Every 15 seconds, an African child loses a parent due to AIDS. The increasing number of AIDS orphans in Africa is one of the most serious consequences of the HIV/AIDS epidemic today.
The toll on children has become so serious that UNICEF has included an indicator related to the prevalence of HIV/AIDS in its “child risk measure.” “The staggering number of African children already orphaned due to disease is only the beginning of a crisis of gargantuan proportions…and the worst is yet to come,” reported UNICEF.
Worldwide, it is estimated that more than 16 million children are orphans because of AIDS, of which 14.8 million live in Sub-Saharan Africa. In some countries, a larger proportion of children have become orphans due to AIDS than to any other cause.
“The staggering number of African children already orphaned due to disease is only the beginning of a crisis of gargantuan proportions…and the worst is yet to come,” reported UNICEF.
Children orphaned because of their parents’ death by AIDS are likely to be malnourished and unschooled, and are at greater risk of becoming HIV-infected themselves. At the same time, because they are emotionally vulnerable, when they grow up they may tend to engage in risky sexual behavior that may lead to a vicious cycle of abuse and exploitation.
What makes this situation particularly worrisome is that the number of orphans will continue to rise for at least the next decade. Orphans due to HIV/AIDS are part of a much larger problem, since countries that have high rates of AIDS’ orphans also have high number of children directly affected by the epidemic, and who are often just as vulnerable. Although their total number is difficult to assess, it has been estimated that over 3.4 million children worldwide are living with HIV/AIDS.
Because AIDS orphans may miss out on some valuable life-skills passed on by their parents, they are more likely to face social, health and economic problems as they grow up. In addition, orphans, particularly those from poorer households, are less likely to attend school compared to non-orphan children.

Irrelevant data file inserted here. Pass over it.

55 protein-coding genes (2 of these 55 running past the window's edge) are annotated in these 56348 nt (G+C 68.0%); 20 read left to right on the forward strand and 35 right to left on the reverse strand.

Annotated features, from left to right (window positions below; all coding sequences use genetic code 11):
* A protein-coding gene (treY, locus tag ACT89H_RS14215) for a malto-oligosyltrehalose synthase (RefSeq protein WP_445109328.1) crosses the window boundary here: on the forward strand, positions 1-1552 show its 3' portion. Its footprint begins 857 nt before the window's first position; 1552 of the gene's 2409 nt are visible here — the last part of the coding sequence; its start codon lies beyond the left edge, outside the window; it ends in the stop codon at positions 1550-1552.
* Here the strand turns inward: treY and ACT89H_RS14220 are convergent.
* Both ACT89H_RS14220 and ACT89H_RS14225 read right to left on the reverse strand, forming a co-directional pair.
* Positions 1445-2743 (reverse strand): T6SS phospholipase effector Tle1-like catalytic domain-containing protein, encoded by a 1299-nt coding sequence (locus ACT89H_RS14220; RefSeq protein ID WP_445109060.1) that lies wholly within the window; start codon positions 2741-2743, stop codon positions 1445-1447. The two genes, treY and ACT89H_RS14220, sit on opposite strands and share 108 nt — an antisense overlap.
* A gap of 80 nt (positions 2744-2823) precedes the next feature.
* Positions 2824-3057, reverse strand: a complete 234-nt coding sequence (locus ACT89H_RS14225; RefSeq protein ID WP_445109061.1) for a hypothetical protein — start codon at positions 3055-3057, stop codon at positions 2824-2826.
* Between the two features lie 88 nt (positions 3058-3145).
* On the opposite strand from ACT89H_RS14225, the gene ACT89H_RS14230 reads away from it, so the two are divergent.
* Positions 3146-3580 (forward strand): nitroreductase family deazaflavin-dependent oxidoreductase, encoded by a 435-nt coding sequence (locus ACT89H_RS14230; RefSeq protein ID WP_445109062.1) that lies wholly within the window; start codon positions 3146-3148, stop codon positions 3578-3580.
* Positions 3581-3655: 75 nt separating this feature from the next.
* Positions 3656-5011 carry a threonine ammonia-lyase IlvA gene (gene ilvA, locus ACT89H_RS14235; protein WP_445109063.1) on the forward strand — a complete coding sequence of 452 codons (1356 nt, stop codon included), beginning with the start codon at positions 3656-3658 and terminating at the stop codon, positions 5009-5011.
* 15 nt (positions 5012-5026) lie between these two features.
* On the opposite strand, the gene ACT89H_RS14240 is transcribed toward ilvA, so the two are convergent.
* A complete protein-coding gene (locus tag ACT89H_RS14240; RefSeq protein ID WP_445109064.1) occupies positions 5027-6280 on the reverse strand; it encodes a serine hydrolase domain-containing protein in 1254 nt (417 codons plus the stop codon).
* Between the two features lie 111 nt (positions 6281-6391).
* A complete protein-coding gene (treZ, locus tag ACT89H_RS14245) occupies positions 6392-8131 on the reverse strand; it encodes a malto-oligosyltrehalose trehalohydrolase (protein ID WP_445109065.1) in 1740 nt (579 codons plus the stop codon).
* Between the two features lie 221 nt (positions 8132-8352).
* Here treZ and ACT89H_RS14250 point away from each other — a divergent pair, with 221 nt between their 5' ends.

It is necessary to develop major educational campaigns to make adults more aware of the danger of the infection not only to them but also the risks it poses to their children. Today, fewer than 10 percent of the almost 15 million African children orphaned by AIDS are receiving any kind of public support.
To help AIDS’ orphans in a more immediate and practical way it is necessary to strengthen the capacity of extended families to protect and care for orphan children, by providing them with financial aid through local councils or provincial governments.
Björn Ljungqvist, UNICEF Representative in Ethiopia, has stated, “In all countries where you have a big HIV/AIDS epidemic, at first you don’t see any orphans at all, as they are absorbed by the traditional systems. And then all of a sudden you seem to reach some type of breaking point and you start finding these children in the streets, you start finding them working in difficult conditions, you start finding even child-headed households.”
Orphan children’s special needs should also be addressed through community-based responses and by increasing the capacity of local orphanages. It is critical to diminish the stigma surrounding the HIV infection. Because of this stigma, many orphan children are denied access to schooling and health care and may end up living as street children.
Often times, children who have lost their parents to AIDS are assumed to be also infected with HIV, a situation that further stigmatizes them. It is critical not only to develop new government policies including legal, education and labor frameworks, but making sure that these policies will be implemented.
César Chelala, MD, PhD, is an international public health consultant and the author of AIDS: A Modern Epidemic, a Pan American Health Organization publication.